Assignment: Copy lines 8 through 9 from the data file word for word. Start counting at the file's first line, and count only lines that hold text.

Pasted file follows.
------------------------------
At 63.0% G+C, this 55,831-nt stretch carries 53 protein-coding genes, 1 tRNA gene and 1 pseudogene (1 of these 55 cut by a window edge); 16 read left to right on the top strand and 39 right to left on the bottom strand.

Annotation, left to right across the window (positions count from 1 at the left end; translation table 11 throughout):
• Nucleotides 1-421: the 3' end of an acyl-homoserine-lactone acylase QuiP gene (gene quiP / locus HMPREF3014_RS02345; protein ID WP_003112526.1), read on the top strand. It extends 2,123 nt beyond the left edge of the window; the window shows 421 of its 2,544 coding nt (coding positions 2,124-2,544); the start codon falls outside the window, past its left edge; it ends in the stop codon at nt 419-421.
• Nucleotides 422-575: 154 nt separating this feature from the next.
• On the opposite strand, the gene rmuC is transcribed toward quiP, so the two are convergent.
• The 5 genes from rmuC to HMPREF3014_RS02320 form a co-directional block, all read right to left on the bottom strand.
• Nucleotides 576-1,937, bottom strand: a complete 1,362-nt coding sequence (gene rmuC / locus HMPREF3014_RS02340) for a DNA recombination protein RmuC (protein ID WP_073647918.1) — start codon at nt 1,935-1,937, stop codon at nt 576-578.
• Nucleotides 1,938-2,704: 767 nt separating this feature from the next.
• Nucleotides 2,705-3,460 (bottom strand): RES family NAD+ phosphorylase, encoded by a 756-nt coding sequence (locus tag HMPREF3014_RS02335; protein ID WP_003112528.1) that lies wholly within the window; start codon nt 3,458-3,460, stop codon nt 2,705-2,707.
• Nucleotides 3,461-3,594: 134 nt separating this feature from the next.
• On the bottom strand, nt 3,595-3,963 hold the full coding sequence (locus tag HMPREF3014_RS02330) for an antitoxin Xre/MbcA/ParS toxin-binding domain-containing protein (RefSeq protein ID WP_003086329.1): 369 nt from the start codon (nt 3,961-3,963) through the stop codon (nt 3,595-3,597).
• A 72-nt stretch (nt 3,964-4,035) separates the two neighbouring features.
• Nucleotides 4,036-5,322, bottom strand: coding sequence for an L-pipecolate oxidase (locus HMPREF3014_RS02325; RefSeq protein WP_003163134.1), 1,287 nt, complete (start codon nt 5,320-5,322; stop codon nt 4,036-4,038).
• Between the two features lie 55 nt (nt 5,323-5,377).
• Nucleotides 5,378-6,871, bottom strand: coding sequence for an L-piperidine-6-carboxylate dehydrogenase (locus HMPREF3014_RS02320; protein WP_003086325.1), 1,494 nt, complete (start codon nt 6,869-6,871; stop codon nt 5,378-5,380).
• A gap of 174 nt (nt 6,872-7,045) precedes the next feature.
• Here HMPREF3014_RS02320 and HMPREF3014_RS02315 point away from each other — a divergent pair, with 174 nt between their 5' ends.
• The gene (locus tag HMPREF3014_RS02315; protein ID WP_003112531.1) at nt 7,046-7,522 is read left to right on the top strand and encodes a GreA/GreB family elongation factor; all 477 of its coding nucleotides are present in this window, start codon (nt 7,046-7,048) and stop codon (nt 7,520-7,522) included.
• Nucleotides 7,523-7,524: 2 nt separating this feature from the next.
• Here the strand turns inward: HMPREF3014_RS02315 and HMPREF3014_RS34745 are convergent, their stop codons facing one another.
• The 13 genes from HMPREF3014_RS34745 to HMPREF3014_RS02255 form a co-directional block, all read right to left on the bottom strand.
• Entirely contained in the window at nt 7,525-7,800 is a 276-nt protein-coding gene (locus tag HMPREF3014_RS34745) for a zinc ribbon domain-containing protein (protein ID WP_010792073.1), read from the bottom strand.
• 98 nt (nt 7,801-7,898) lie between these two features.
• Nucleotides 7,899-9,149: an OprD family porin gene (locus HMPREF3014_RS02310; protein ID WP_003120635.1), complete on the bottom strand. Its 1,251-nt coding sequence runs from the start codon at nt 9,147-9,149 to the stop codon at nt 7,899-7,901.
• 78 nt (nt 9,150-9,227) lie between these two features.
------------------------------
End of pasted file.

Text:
• Nucleotides 1,938-2,704: 767 nt separating this feature from the next.
• Nucleotides 2,705-3,460 (bottom strand): RES family NAD+ phosphorylase, encoded by a 756-nt coding sequence (locus tag HMPREF3014_RS02335; protein ID WP_003112528.1) that lies wholly within the window; start codon nt 3,458-3,460, stop codon nt 2,705-2,707.